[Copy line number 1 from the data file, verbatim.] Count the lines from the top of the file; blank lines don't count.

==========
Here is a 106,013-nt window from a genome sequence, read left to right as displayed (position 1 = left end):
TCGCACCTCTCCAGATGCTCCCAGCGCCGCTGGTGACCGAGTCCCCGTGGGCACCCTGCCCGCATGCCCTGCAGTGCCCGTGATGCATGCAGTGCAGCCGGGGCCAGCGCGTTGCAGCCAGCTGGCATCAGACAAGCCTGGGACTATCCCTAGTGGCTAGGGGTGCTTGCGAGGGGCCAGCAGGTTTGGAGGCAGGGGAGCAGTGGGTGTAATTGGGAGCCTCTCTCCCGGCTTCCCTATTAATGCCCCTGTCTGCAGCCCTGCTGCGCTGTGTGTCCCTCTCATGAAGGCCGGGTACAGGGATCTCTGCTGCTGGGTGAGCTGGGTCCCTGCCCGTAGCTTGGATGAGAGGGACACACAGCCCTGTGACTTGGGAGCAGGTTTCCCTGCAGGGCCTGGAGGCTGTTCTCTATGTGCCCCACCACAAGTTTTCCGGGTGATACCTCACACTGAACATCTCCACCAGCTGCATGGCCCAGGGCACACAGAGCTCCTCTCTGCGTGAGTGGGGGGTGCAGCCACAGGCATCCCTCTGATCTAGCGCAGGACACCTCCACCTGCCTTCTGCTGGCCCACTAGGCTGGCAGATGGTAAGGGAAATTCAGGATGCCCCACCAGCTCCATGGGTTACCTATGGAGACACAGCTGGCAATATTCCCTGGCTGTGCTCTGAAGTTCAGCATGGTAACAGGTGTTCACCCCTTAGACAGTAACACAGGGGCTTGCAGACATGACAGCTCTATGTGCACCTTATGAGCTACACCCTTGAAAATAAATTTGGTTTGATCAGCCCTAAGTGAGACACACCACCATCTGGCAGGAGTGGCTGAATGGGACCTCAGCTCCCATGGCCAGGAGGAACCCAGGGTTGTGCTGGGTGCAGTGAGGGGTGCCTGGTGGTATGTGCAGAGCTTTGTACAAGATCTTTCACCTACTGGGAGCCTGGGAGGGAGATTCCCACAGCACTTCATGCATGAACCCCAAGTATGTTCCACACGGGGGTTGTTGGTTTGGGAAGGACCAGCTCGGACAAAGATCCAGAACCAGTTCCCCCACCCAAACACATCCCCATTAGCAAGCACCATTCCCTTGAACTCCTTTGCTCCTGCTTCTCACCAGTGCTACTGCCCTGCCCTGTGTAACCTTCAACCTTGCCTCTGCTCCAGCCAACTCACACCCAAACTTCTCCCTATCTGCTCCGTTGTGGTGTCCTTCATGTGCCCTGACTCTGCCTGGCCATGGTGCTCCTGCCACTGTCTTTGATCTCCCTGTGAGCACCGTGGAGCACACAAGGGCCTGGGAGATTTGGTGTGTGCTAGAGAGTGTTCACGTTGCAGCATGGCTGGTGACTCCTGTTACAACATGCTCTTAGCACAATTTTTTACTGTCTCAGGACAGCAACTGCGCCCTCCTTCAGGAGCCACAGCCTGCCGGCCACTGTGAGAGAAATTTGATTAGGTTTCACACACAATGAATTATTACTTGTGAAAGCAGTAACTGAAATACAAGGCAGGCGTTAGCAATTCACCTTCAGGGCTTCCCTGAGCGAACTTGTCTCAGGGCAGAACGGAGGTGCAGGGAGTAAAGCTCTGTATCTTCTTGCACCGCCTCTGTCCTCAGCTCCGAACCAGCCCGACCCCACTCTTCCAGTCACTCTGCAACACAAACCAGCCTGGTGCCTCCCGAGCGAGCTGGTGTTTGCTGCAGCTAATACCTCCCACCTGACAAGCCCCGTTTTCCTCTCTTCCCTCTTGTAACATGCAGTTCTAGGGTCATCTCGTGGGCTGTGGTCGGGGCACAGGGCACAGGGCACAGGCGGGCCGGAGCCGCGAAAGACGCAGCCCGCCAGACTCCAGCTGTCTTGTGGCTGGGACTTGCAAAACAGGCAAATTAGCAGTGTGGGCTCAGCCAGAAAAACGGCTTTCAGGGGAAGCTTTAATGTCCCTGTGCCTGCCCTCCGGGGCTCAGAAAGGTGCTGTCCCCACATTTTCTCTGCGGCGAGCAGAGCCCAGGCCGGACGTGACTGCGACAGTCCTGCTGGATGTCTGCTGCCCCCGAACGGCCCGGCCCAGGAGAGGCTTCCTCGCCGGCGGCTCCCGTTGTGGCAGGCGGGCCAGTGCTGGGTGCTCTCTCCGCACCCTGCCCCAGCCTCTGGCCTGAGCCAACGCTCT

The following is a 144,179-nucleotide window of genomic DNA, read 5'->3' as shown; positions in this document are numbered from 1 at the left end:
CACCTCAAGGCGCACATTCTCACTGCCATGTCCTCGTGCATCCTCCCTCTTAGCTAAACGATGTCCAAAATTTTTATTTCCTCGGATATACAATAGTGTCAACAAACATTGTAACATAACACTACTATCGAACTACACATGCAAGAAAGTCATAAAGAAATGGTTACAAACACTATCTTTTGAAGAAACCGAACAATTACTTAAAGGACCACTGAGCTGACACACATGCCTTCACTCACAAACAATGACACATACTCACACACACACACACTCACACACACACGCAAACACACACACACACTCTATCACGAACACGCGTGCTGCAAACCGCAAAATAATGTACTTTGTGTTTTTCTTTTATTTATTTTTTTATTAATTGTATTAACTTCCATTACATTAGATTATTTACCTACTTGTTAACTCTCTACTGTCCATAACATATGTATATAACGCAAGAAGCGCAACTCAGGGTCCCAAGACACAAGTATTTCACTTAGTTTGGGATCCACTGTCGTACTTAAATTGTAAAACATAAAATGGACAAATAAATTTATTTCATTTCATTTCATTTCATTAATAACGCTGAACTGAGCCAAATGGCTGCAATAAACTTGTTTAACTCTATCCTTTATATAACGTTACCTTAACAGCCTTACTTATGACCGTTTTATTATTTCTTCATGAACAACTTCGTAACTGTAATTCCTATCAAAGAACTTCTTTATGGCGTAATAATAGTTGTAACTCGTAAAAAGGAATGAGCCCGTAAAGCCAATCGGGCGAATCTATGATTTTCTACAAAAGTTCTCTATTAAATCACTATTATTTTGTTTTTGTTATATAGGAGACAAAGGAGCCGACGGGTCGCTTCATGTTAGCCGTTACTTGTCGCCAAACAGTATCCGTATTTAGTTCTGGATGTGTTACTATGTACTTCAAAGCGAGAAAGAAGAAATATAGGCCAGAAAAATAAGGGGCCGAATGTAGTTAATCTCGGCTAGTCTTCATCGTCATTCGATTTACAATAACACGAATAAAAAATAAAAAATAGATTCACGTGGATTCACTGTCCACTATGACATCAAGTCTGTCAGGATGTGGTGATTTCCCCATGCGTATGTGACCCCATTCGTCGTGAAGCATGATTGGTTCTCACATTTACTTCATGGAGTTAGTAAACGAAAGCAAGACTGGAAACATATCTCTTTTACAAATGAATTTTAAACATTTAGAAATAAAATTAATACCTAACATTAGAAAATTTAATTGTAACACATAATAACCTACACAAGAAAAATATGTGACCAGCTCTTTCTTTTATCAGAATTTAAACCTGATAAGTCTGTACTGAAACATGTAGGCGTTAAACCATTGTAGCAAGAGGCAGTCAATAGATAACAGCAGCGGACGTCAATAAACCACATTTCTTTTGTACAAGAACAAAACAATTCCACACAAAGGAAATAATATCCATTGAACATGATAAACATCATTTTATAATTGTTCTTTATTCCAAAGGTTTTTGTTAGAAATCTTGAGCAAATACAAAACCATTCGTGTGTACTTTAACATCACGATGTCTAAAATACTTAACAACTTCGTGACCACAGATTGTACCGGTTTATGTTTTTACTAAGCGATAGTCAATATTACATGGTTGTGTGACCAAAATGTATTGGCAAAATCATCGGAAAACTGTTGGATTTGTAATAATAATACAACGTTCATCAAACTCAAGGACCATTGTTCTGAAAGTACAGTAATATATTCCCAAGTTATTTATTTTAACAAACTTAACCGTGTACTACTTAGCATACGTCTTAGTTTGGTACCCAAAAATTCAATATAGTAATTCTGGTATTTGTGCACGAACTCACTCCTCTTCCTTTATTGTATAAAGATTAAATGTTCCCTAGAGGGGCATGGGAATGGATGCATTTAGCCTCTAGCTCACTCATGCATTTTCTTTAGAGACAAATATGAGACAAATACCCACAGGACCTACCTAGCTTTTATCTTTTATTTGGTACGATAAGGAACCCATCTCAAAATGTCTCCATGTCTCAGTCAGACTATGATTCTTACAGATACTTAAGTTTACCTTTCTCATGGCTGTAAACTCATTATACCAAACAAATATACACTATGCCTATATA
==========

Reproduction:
Here is a 106,013-nt window from a genome sequence, read left to right as displayed (position 1 = left end):